This letter is a response to “Higher-earning families part of St. Albert’s appeal.” I’d say I’m without words, but I have rather a few.
I’m 17 years old and I attend Grade 12 at one of the great schools available to me here in St. Albert. I hold down a part-time job at a local restaurant to help pay for college next year. I was born and raised in St. Albert in a middle-class family of five.
My family would not say we have a large house but I think we would say it’s large enough. Theoretically, if I had less money, would I not then work more hours in order to support myself and have less time to spend vandalizing city property or breaking laws? By that logic it’s the people that have too much money and therefore too much spare time on their hands that are to blame. Either viewpoint is hardly fair, of course ... as a famous man once said some two score and seven years ago, “I have a dream that my four little children will one day live in a nation where they will not be judged by the color of their skin but by the content of their character.” Now I have a dream that I will live one day in a city where people will not be judged by the content of their wallets but instead the content of their character.
The fact you have labelled low-income earners as de facto criminals is appalling. When I go on a family outing, a police presence is not required. I have yet to meet one of these “unruly families” you described as being attached to low-income housing. If you’d rather St. Albert remained as it is with “few low-income families” I’m afraid my recommendation will be to dig a moat around your property and station armed guards or move to a gated community because, sadly, not all of us make six digits a year. Don’t get me wrong, it would be fantastic if we were all that rich, but if we’re all working hard at our high-income jobs, who’s going to work at those recreation places you so enjoy? I’m pretty sure the waterslide attendants at Servus Place don’t make quite that much (sorry, guys).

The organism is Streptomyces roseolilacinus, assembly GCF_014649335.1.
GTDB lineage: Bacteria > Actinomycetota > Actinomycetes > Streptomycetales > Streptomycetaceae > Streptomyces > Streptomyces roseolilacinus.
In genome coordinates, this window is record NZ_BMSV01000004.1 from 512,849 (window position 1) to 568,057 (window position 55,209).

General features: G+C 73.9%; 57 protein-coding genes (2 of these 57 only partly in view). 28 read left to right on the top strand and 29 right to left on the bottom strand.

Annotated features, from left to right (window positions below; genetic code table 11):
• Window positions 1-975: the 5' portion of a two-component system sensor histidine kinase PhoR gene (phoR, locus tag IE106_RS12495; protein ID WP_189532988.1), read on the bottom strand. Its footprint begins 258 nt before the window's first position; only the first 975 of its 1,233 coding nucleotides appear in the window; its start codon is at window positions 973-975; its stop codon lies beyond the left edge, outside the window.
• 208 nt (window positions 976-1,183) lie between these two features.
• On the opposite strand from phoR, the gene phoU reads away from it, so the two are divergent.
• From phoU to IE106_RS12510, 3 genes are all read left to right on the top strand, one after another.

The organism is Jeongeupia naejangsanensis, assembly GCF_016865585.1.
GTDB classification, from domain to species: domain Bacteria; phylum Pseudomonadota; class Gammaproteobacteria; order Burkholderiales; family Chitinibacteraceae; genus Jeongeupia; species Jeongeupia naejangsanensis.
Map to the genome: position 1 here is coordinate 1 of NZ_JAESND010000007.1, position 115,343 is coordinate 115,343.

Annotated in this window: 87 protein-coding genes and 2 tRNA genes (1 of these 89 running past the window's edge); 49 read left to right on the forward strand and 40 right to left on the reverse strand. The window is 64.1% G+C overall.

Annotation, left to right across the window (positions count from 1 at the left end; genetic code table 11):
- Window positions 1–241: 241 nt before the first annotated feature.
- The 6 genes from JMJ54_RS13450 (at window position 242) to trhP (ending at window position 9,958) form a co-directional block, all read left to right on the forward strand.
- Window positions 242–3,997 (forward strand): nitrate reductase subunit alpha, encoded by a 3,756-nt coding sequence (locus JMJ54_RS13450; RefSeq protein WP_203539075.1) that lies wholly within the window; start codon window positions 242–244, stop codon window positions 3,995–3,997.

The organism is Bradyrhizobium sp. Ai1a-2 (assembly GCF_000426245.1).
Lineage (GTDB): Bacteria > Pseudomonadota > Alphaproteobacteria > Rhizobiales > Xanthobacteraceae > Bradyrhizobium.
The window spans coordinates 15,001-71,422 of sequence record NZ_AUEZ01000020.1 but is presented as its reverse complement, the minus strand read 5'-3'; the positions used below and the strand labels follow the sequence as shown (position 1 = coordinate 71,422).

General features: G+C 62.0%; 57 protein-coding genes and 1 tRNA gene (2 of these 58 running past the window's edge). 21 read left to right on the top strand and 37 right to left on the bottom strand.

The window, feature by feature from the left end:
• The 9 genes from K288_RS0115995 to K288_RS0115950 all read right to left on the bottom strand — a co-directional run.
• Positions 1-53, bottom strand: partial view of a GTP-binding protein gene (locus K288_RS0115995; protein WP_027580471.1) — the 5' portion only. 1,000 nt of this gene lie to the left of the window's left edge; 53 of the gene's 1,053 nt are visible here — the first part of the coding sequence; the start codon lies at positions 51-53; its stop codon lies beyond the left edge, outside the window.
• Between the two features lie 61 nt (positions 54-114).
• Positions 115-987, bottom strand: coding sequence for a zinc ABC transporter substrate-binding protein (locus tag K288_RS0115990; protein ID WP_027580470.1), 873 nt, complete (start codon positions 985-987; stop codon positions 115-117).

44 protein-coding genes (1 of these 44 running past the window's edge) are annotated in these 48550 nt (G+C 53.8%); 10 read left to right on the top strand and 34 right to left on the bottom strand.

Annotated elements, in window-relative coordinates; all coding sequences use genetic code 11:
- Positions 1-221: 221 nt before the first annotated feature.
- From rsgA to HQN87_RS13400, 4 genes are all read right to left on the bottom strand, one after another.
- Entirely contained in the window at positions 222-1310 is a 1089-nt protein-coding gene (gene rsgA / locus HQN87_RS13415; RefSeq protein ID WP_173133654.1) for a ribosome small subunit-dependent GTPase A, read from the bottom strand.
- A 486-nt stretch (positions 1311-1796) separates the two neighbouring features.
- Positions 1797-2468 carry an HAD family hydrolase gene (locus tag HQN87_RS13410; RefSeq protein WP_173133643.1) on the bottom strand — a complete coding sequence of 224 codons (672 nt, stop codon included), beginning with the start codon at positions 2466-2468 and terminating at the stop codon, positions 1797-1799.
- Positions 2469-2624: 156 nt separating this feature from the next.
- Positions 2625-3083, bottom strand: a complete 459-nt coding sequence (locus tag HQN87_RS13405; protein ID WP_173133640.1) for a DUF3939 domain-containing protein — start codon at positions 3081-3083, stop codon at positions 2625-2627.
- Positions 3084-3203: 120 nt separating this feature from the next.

Let’s have a look at a career that really built this city, literally: the carpenter. According to the WAGEinfo section of the Alberta Occupational Profiles website (alis.alberta.ca), the average top wage for a carpenter in Alberta is $31.56 per hour. So If I worked 9 a.m. to 5 p.m., five days a week, 52 weeks a year, I would make $65,644.80 a year. But if St. Albert is a city of high-income people, then there wouldn’t be any carpenters to build your beautiful houses or other varied possessions. The problem is that it’s the little people who built this city. And it’s the little people who built it because they wanted to build a community they could live in. The dream of St. Albert as a gated community with only high-income residents and little affordable housing is not that dream.
I will not comment in length on your teen’s hard time finding friends when you moved here ... I will say I was in the same position once. However, I learned that friends gained with material things are friends only as loyal as your pockets are deep. I didn’t need to show my friends an amazing house or brand new game system to have a circle of people I would trust completely.
This city was not built by people with “high or above-average income.” Throwing money at the ground does not build you a city. This city was built by the little people, the “low-income” people. I wish you luck in creating a city without the little people ... I wonder who’ll mow the lawn.
Lucas Moskaluk, St. Albert